The Environmental Protection Agency has criticised Irish Water for being too slow to replace lead pipes.
The environmental group said that it will be 24 years before the lead pipes under Irish Water’s control are replaced, based on the current rate.
“It will take 24 years to address the risks posed to public health from lead in drinking water at the replacement rate observed in 2021, which is a significant overrun of Irish Water’s original plan for completion in 2026,” it said.
The comments came in the EPA’s Drinking Water Quality in Public Supplies Report 2021, which shows that the overall quality of drinking water in public supplies remains high, with more than 99.7% compliance with bacterial and chemical limits.
The EPA said the progress rate on replacing lead pipes is “still unacceptable”.
“The EPA is highlighting the slow rate of lead replacement by Irish Water, as it will take almost a quarter of a century to address the risks posed to public health from lead in drinking water at the replacement rate observed in 2021.”
The use of lead as a plumbing material was common in buildings built before and during the 1970s.
There are an estimated 180,000 lead pipe connections under Irish Water’s control, with 42,000 replaced between 2017 and 2021.
Based on current funding, Irish Water is aiming to replace half of its lead pipe connections by 2030.
Apart from those in Irish Water’s control, lead pipes could also be in people’s homes and in public buildings – the EPA said that leadership is required by the relevant departments to address the lead piping issue.
A report from the departments of housing and health on assessments of lead pipework in public buildings and plans to remove them is overdue, the EPA added.
There is a cumulative risk of lead in your drinking water, meaning that it can pose a threat if drinking regularly from a water source exposed to lead.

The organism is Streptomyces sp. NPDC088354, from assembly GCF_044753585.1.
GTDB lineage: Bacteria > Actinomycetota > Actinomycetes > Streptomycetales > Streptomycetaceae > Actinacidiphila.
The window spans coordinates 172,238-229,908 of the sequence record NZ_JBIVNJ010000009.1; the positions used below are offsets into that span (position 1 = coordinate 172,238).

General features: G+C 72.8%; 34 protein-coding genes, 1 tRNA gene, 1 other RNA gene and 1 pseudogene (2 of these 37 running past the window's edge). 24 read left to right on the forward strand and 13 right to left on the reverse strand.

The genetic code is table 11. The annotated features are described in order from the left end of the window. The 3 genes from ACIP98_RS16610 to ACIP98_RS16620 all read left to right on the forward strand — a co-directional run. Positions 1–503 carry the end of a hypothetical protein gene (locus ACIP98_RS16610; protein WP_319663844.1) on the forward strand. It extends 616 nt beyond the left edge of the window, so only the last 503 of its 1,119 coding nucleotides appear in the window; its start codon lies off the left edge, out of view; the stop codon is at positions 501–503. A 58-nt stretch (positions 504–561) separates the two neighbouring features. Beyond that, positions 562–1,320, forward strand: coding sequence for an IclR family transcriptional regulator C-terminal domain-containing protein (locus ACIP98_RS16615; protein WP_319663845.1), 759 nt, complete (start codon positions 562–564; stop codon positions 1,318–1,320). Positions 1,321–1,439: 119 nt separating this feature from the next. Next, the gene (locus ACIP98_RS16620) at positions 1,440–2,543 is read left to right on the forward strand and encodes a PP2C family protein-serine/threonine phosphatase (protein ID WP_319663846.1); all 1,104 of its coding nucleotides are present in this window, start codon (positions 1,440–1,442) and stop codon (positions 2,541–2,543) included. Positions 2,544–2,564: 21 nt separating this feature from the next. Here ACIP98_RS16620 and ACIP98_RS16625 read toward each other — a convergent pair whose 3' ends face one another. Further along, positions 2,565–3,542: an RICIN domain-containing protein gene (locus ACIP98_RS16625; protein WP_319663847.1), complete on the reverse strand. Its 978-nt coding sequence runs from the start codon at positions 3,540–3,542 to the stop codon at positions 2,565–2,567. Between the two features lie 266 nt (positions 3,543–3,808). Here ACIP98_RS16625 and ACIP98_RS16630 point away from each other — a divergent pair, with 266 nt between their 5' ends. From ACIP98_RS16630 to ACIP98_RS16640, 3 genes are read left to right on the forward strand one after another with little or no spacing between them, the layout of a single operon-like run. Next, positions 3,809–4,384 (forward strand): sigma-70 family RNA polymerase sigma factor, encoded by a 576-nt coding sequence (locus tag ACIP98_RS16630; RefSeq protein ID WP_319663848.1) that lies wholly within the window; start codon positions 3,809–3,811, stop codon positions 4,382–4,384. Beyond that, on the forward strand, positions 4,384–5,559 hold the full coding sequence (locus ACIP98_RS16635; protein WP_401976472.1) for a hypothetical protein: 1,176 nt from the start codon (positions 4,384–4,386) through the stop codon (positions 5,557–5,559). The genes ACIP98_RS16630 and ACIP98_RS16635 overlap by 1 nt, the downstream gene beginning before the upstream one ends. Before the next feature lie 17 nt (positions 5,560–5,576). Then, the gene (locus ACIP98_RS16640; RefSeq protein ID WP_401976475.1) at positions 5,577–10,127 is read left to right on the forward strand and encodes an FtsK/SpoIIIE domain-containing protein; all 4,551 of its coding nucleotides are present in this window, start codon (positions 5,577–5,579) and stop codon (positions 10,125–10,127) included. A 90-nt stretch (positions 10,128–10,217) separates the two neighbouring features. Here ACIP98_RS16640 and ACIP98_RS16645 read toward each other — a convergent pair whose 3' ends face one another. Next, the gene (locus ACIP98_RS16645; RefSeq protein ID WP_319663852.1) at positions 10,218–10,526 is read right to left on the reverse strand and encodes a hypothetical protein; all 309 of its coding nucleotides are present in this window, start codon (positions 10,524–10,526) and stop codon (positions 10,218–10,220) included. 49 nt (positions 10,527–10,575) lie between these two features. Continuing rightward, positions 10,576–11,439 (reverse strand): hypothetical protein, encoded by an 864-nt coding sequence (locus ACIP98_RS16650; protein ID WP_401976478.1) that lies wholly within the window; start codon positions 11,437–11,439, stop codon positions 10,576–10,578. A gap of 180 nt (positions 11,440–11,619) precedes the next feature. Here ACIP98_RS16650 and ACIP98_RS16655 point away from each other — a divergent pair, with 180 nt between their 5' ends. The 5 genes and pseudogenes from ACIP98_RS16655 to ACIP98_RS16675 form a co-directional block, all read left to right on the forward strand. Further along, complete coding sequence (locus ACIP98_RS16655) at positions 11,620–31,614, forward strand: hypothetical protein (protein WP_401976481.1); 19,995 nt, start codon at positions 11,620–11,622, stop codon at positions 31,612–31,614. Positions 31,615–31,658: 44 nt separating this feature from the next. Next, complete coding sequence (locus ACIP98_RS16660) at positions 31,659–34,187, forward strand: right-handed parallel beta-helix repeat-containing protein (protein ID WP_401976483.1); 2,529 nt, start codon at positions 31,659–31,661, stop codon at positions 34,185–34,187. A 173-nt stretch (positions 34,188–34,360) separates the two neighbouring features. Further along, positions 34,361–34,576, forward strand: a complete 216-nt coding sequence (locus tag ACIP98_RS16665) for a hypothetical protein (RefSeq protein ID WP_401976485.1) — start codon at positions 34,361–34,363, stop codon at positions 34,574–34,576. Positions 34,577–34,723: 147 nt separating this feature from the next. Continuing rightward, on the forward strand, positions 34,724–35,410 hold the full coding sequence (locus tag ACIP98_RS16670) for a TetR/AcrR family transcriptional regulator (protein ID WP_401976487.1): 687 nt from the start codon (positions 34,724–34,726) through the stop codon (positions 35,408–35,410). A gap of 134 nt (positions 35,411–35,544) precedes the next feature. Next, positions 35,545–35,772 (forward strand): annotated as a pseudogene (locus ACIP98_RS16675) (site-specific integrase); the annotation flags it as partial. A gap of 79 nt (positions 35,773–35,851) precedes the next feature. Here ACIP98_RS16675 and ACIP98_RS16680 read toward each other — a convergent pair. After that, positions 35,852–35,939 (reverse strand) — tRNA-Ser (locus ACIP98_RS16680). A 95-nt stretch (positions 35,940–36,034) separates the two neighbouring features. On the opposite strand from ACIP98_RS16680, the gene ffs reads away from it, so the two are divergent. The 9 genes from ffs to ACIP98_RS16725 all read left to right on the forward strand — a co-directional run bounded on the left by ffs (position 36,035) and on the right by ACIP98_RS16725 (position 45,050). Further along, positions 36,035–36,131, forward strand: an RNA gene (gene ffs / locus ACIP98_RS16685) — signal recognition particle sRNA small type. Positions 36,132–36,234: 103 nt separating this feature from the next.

A new directive from the EU is to become Irish law by January next year, and will include a reduction in the lead limit from 10 micrograms per litre to five micrograms per litre by January 2036.
The EPA said this limit “will most likely not be achievable” without the replacement of all lead connections in Ireland.
Irish Water said that the replacement of its lead pipes alone, without also replacing lead pipes in private houses or public buildings, will not achieve a sufficient reduction of lead levels at the tap.
It added that its records show that there are no lead public water mains in Ireland.
Most of these lead pieces under Irish Water’s control are short segments of pipe called “service connections”, which run from the mains to the edge of private properties.
The EPA report on water quality also found that two significant incidents during 2021 at the Gorey and Ballymore Eustace water treatment plants put the health of approximately 885,000 people at risk, and represented “significant failings” by Irish Water.
Irish Water said that “significant progress” had been made in relation to this and a new national operations management centre has been set up.
“This enables these plants to be monitored around the clock and action to be taken immediately when issues arise,” it said.
Margaret Attridge of Irish Water said the EPA Drinking Water Report shows that the quality of Ireland’s drinking water supplies overall “continues to improve”.
“We have increased investment in our drinking water services year on year, and this is reaping big benefits for all our customers nationwide, giving them the assurance that, when they turn out their tap, they can enjoy clean, safe drinking water.
“We recognise of course that challenges remain in some areas and we have prioritised our efforts in addressing these.
“It will take a number of years and high levels of investment to bring our public water supply to the standard we all strive for but we are confident that we are on track to achieve this.”